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Keywords:

  • cerebrovascular activity;
  • acetazolamide;
  • steal phenomenon;
  • transcranial Doppler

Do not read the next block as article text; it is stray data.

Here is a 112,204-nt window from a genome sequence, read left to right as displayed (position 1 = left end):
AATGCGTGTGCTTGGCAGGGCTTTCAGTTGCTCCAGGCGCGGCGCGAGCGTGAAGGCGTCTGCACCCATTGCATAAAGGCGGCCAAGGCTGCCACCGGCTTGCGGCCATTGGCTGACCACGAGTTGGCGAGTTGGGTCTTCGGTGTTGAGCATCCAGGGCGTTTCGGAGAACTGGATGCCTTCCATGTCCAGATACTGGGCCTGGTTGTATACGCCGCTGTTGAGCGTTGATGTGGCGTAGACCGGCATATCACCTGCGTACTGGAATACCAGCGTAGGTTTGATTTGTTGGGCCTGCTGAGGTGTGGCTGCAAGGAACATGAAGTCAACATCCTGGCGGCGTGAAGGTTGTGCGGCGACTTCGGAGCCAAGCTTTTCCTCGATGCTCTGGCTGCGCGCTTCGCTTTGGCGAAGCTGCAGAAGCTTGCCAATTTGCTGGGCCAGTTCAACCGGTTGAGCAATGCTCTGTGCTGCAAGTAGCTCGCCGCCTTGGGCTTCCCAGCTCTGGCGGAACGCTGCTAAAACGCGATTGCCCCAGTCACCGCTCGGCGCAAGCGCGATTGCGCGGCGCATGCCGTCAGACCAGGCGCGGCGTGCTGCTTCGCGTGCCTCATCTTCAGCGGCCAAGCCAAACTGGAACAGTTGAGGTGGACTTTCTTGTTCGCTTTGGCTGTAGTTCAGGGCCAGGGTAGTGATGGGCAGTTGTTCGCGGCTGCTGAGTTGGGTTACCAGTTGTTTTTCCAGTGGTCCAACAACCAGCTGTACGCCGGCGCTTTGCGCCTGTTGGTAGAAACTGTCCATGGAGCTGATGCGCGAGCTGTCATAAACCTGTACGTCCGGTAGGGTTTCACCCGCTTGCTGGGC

Background and purpose– The acetazolamide (AZA) test is a well-accepted method for measuring the vascular reactivity of the cerebral arteries. In order to investigate the nature of this reactivity after long-term daily AZA treatment, the cerebral blood velocity (CBV) was measured using transcranial Doppler in patients under continuous AZA treatment after a single AZA 1 g intravenous (IV) dose. Methods– Thirteen patients (eight women, five men) on long-term daily AZA (750 mg/day, mean treatment duration 68 ± 12+ months) were included in the study. The CBV of the middle cerebral artery (MCA) and the basilar artery (BA), including the values of peak velocity, mean velocity and pulsatility index (PI) were measured. The examination was performed twice – with the initial IV administration of AZA and 20 min later. The results were compared with those of 10 age matched volunteers. Results– A consistent significant increase of CBV in the right and left MCA (< 0.001 for both arteries) was found in all study participants. A highly significant decrease of peak CBV in the BA (< 0.001) was found in the post-AZA velocities of the patient’s group. In the control group, a consistent significant increase in all post-AZA tests was demonstrated (< 0.001). Conclusions– A mild elevation of blood velocity in the MCAs concomitant with a highly significant decrease of velocity in the BA was present in all examined patients. These patterns of CBV changes indicate the presence of a ‘steal phenomenon’ from the posterior to the anterior circulation and stress the necessity for caution when evaluating the indications for performance of the AZA test in patients under continuous AZA therapy.